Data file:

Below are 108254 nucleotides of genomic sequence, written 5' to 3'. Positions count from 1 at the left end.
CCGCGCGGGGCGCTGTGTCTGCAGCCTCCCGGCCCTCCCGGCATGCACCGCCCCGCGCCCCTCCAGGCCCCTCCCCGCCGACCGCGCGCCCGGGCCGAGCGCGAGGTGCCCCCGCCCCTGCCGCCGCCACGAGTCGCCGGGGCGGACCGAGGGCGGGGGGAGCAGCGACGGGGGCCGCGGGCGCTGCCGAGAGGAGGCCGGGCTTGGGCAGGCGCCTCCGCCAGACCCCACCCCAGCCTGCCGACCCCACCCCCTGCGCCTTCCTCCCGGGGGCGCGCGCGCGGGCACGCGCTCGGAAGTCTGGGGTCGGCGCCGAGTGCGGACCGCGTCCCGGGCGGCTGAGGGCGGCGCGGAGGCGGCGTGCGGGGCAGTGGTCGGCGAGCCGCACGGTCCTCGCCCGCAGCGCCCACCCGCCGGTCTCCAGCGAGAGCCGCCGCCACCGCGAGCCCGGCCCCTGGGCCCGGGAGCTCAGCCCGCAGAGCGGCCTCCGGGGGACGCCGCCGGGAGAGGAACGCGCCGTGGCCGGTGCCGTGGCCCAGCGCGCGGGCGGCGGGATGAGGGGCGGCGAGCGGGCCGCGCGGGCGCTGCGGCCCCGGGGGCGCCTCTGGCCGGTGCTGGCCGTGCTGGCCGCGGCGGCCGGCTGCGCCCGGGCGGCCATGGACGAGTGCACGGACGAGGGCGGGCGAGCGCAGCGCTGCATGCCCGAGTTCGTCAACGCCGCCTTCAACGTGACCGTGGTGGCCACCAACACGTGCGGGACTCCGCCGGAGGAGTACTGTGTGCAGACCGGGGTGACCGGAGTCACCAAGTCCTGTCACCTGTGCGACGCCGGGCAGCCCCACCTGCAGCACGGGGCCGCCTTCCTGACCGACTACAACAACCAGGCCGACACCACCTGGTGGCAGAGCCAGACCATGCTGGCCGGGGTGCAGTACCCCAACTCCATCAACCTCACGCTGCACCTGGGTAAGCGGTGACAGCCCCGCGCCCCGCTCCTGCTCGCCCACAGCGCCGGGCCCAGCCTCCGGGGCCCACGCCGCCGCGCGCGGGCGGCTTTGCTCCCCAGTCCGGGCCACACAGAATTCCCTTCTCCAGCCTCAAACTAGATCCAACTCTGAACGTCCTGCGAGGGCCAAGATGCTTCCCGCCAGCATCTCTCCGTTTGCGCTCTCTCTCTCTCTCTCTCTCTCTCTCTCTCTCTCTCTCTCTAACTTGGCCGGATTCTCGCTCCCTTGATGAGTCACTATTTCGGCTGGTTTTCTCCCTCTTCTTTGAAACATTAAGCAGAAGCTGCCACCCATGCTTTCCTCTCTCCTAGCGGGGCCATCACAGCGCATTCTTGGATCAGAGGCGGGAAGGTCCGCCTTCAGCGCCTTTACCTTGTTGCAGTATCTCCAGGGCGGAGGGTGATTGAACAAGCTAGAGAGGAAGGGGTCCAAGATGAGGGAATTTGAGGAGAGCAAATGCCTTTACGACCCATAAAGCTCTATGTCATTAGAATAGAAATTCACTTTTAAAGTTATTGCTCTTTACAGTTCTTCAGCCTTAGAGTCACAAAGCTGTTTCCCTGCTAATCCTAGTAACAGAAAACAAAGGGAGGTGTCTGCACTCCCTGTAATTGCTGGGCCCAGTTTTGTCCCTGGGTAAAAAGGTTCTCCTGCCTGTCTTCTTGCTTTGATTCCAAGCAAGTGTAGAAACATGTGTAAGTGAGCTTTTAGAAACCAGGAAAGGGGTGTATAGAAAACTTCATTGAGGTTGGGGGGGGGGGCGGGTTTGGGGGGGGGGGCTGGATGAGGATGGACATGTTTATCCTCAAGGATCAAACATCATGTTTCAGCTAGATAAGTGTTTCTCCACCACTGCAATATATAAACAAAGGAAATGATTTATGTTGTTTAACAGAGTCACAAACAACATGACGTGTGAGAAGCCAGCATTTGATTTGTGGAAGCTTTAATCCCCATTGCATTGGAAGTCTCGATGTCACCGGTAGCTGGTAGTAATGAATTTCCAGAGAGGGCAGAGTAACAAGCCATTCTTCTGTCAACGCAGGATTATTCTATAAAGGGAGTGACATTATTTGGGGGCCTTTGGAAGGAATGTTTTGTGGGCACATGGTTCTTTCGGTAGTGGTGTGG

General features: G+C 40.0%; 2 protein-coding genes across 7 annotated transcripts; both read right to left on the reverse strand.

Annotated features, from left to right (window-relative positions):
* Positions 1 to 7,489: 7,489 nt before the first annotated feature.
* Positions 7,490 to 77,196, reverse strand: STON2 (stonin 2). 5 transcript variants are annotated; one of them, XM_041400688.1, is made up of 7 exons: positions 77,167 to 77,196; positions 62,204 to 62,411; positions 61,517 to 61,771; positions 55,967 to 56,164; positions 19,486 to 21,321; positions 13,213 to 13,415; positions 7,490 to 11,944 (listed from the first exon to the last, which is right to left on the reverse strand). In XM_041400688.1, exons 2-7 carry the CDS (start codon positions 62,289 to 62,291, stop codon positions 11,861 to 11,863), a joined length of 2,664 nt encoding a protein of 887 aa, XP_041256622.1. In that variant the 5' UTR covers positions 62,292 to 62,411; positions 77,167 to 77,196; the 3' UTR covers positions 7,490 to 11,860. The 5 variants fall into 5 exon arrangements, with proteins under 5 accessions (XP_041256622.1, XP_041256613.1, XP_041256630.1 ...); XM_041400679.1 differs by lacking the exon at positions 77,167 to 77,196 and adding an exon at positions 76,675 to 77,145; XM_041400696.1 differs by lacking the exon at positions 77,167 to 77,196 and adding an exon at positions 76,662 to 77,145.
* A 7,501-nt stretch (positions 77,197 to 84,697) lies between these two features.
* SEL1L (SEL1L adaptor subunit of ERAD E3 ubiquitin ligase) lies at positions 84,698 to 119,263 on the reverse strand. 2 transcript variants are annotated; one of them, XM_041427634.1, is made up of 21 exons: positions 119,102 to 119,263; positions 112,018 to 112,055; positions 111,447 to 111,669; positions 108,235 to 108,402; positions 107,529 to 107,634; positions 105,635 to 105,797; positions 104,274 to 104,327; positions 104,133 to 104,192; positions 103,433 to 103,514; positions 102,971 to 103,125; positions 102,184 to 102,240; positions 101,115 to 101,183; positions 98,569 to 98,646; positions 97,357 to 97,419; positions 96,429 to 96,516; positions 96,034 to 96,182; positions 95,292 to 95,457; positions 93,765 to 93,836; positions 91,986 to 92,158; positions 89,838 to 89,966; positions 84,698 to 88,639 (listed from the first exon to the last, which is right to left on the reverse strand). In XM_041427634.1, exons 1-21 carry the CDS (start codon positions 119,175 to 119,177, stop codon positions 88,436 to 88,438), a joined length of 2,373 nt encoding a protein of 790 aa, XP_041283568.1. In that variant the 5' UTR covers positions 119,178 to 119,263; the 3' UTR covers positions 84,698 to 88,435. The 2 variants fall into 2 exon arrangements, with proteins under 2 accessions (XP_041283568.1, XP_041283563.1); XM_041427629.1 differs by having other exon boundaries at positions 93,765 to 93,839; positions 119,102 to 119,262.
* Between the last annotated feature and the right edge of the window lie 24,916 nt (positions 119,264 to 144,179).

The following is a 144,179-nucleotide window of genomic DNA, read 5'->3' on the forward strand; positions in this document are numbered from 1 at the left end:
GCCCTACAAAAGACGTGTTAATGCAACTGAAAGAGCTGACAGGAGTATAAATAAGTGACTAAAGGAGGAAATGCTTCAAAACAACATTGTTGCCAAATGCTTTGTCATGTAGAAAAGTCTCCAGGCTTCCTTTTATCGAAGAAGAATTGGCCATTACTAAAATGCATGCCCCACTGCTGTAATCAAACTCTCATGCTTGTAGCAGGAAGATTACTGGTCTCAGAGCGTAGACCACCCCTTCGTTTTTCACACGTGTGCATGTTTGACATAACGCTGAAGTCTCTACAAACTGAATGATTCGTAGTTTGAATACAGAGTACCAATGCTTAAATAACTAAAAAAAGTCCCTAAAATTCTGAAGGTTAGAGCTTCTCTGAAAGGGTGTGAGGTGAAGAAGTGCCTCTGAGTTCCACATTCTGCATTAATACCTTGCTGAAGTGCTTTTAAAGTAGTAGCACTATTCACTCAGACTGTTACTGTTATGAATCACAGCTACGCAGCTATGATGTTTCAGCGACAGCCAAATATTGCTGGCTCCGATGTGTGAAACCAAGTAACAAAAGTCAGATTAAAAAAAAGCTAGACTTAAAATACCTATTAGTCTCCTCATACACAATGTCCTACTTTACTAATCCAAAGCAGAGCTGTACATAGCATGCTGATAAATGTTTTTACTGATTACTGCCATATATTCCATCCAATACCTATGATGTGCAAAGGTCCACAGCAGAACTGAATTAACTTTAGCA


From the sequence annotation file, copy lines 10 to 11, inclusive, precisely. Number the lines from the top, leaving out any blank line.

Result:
The following is a 144,179-nucleotide window of genomic DNA, read 5'->3' on the forward strand; positions in this document are numbered from 1 at the left end:
GCCCTACAAAAGACGTGTTAATGCAACTGAAAGAGCTGACAGGAGTATAAATAAGTGACTAAAGGAGGAAATGCTTCAAAACAACATTGTTGCCAAATGCTTTGTCATGTAGAAAAGTCTCCAGGCTTCCTTTTATCGAAGAAGAATTGGCCATTACTAAAATGCATGCCCCACTGCTGTAATCAAACTCTCATGCTTGTAGCAGGAAGATTACTGGTCTCAGAGCGTAGACCACCCCTTCGTTTTTCACACGTGTGCATGTTTGACATAACGCTGAAGTCTCTACAAACTGAATGATTCGTAGTTTGAATACAGAGTACCAATGCTTAAATAACTAAAAAAAGTCCCTAAAATTCTGAAGGTTAGAGCTTCTCTGAAAGGGTGTGAGGTGAAGAAGTGCCTCTGAGTTCCACATTCTGCATTAATACCTTGCTGAAGTGCTTTTAAAGTAGTAGCACTATTCACTCAGACTGTTACTGTTATGAATCACAGCTACGCAGCTATGATGTTTCAGCGACAGCCAAATATTGCTGGCTCCGATGTGTGAAACCAAGTAACAAAAGTCAGATTAAAAAAAAGCTAGACTTAAAATACCTATTAGTCTCCTCATACACAATGTCCTACTTTACTAATCCAAAGCAGAGCTGTACATAGCATGCTGATAAATGTTTTTACTGATTACTGCCATATATTCCATCCAATACCTATGATGTGCAAAGGTCCACAGCAGAACTGAATTAACTTTAGCA